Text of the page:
Is property development all it's cracked up to be?


You must be into property or you wouldn’t be reading this. That makes us family – sort of.

We’ve decided that property will be the asset class that will fulfill our wealth aspirations. Good choice.

So how are we going to get there (financially free and in control of financial future) and how long is it going to take? Let’s start at the bottom of the property ladder – property investment. And to keep it simple let’s choose the most common type for the average person – residential property.

An old thumb rule from financial planners was, given a long enough investment phase, to have clients retire on what they were earning before they gave up work. Let’s go with that and keep it simple.

The median income is $48,000 pre-tax or about $41,000 after tax. The average full-time wage is $86,000 pre-tax or about $66,000 after tax. So let’s target $60,000 as a figure a lot of people (outside of you of course) would see as being an ok retirement income.

By way of comparison, the annual basic single pension is just over $22,000 and for a couple is around $16,800.

The question is, how many unencumbered investment properties would you need to produce the required $60,000. That will vary with the value of properties often based on location and the net yield. Let’s go with an average $600,000 property and a 3.5% net yield.

My math tells me you would need to own three such houses debt free to achieve the target. OK, so how many people are in that position? I grabbed some stats from the ATO based on 2016 figures. I expect they would be similar now. Here’s how it goes.

People who own 1 or more investment properties = $2.1M (15% of the taxpaying population)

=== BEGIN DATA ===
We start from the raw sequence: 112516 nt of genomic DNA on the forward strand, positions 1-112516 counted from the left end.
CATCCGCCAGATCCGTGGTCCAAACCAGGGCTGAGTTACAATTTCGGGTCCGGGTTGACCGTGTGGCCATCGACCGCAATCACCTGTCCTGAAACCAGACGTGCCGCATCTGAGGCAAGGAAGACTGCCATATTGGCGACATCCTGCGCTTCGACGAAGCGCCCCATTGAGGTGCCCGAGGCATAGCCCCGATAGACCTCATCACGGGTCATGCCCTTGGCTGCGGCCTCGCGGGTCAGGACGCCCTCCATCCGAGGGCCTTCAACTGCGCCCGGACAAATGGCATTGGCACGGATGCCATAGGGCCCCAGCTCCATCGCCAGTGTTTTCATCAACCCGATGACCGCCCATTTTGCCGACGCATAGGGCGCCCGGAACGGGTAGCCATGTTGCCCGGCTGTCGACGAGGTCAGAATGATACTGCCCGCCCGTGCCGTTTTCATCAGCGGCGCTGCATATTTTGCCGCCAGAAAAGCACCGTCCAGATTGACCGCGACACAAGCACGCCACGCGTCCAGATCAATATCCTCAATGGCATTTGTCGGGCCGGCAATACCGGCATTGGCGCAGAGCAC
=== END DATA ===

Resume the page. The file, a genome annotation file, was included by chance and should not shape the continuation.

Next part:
People who own 1 investment property = 1.5M (10.7%)

People who own 2 investment properties = 400,000 (2.6%)

People who own 3 investment properties = 123,000 (0.87%)

And remember, this is the number who own properties. Most would be carrying varying levels of debt, not unencumbered. Maybe they can dump their superannuation on the debt and retire it.

Without getting bogged down in statistics it is plainly obvious very few people ever get to retire on their property investments. And why do so many buy 1 property and either slam on the brakes or bail out altogether?

I suggest it is painful because of negative cash flow (less of an issue at current interest rates) but mostly because it is so slow. Particularly if we could be moving into an era of more subdued growth.

So is property investment all it’s cracked up to be? I’ll answer that by saying the old “buy and hold” strategy simply doesn’t cut it for most unless you’re on a massive income.

Whether you’re new to property or an old hand, I think you’d agree there must be better and faster ways to build equity and cash flow…there is…check out our Facebook page to find out more.

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